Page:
For thousands of years, American Indians have used the tobacco plant for ceremonial purposes, but rolled, packaged, and smoked, it has led to nothing but disease and death for the native community.
That was the message Delgadina Gonzalez of Nevada Urban Indians Inc. was trying to get across Saturday at the Social Pow-Wow & Health and Wellness fair.
"There's no safe tobacco," she says, handing out "Honor Kits" featuring samples of other traditional herbs like sweet grass, sage and cedar.
"It was meant to be used in ceremony and prayer," she says. "Not to be abused."
Gonzalez's was one of 25 different booths in the Stewart Gymnasium promoting healthy lifestyles. From help for domestic violence, HIV prevention to general nutrition advice, the theme was part cultural-preservation, part self-preservation.
Organizer Debbie Painter says she hopes to make the affair an annual event and welcomes all to the free fair.
"It coincides with our traditional celebration of spring awakening, so it's a good time to think of things like health and new beginnings."
While a pow-wow is a big traditional type of gathering among American Indians, Painter says she sees it as a way "to help bridge the gap between the different communities in the area."
Shoshone, Washoe, Navajo, Sioux, Oneida, Miwok and Lakota were some of the tribes represented, but out in the middle of the gymnasium were a mix of Hispanics, American Indians and even a few Caucasians dancing in a large, slow circle to the brightly accentuated pounding emanating from one of the drum circles.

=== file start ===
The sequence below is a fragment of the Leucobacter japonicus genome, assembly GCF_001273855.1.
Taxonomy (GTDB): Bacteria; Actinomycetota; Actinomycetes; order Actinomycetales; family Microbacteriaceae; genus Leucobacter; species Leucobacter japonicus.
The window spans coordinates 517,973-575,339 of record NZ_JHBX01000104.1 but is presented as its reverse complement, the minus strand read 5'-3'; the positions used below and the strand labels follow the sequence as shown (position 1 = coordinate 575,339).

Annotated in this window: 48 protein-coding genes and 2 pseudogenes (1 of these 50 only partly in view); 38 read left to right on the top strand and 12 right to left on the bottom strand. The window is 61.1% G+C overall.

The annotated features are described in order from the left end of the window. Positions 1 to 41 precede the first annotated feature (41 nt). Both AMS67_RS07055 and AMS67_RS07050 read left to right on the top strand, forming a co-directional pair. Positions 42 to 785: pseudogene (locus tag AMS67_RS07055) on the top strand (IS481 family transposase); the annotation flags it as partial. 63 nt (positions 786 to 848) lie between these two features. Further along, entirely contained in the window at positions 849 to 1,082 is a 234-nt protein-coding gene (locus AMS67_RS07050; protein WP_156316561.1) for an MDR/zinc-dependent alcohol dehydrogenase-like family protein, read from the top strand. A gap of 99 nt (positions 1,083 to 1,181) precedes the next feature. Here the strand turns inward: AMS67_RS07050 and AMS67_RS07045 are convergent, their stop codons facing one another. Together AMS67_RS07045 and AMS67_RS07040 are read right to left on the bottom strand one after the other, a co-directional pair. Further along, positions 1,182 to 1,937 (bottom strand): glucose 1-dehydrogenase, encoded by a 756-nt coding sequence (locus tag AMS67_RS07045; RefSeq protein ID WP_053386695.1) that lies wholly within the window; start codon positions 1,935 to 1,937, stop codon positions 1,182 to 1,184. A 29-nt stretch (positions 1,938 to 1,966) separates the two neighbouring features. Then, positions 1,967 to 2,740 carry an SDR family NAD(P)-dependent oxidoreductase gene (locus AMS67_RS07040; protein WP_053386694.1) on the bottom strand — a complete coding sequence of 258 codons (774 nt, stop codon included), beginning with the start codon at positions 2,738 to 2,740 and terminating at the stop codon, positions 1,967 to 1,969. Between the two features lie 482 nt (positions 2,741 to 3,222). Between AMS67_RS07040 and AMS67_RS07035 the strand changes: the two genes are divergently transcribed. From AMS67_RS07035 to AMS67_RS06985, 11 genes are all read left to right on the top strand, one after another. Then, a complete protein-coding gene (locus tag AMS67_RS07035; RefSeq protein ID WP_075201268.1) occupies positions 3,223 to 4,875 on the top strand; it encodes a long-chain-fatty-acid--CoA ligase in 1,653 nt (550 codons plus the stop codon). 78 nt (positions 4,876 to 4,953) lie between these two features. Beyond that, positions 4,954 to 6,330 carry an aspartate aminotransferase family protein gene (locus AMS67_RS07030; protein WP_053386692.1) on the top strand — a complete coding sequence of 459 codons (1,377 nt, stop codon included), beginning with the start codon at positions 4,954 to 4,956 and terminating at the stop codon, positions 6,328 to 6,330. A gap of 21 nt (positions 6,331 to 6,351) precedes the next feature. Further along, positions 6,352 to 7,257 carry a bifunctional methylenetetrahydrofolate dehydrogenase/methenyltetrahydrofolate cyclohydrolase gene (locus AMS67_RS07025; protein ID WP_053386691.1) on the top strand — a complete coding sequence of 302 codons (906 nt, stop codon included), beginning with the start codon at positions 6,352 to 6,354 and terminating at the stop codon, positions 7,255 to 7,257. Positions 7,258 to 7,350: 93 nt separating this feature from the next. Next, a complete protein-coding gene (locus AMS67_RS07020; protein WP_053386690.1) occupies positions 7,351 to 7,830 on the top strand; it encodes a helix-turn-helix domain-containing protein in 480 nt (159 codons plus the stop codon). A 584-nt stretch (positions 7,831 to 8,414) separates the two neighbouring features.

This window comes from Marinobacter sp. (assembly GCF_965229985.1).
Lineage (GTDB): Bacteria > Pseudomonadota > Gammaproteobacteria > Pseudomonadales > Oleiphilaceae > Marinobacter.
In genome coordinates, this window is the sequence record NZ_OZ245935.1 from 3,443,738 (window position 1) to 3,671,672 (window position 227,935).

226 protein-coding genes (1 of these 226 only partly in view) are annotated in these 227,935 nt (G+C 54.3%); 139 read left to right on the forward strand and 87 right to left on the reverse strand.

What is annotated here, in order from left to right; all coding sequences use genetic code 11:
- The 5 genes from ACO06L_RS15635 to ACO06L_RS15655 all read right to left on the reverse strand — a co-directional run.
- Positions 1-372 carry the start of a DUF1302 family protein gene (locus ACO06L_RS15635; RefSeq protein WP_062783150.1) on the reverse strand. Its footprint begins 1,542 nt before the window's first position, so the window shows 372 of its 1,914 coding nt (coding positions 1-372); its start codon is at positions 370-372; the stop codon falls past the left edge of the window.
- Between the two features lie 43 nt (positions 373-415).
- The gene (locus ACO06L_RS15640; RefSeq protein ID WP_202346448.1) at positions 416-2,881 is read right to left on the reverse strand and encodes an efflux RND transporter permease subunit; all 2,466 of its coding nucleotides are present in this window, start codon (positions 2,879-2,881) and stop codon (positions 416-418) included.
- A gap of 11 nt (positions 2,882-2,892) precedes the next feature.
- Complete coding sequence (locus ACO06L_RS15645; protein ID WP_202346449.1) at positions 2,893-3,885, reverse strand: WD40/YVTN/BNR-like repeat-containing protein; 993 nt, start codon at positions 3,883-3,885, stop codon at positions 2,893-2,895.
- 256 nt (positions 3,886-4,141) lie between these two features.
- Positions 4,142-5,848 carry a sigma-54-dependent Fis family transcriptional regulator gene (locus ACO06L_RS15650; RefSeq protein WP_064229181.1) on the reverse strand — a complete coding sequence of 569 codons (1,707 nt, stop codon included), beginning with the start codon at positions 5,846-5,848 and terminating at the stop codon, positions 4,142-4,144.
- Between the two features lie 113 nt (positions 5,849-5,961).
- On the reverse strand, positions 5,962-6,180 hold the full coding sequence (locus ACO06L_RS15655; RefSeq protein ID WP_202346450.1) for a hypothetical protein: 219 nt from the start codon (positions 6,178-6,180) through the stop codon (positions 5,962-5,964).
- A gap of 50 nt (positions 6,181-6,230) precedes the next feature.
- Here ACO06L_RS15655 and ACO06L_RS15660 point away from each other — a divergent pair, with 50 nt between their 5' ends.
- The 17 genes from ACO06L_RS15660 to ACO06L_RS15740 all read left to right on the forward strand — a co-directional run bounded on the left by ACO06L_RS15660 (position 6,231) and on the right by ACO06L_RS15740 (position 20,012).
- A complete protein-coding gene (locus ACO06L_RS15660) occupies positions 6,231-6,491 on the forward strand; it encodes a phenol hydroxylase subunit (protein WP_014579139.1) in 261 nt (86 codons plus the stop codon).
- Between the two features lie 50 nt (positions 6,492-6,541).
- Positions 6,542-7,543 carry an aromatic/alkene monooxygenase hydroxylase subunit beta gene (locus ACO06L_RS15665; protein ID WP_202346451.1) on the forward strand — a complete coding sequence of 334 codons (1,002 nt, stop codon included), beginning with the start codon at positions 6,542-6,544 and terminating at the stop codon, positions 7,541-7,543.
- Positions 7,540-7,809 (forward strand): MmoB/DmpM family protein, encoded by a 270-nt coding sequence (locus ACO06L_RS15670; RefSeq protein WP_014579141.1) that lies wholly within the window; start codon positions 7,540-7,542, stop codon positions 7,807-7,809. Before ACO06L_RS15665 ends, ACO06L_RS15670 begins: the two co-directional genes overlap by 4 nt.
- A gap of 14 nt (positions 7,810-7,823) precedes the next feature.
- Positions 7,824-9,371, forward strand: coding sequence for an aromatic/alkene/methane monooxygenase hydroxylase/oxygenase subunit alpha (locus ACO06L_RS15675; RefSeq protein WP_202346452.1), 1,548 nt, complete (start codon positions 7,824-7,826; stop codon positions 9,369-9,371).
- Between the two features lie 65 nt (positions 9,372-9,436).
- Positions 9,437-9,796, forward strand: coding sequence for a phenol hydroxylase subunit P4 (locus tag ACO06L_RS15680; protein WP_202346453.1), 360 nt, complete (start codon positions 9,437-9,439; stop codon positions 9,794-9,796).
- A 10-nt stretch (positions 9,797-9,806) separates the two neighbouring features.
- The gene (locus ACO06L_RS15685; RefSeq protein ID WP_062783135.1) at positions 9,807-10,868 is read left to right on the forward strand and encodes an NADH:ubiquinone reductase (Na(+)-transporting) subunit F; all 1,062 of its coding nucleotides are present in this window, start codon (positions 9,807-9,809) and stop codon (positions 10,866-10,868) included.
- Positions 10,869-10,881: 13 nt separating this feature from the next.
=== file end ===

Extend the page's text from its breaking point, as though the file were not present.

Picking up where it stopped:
Rosie Laird, a tutor at Douglas High School, offered her services to help kids achieve the riches of learning, while representatives from the Office of the Special Trustee for American Indians were trying to give money away.
Leafing through a book of names and numbers of American Indians, fiduciary trust officer Karen Whitenton was searching for those who had money coming to them.
"We're here to locate people who have accounts they don't know about, judgments - those type of things," she said. "We've actually found some people today who have money coming their way."
"Needless to say, they were pretty happy," she added.
Ted Rupert, owner of Rupert's Auto Body, got some helpful information on diabetes.
"My grandmother has it," he said. "We have to take her blood pressure a lot. I got a hands-on demonstration on how to do it."
"It beats reading directions," he laughed.
Rupert was also the sponsor for the "potato dance," a not-so-traditional exercise of dancing while keeping a potato pressed between two partners' foreheads.
"I'm not a judge, I just get to fork over the money to the winners," he laughed.
n Contact reporter Peter Thompson at firstname.lastname@example.org or 881-1215.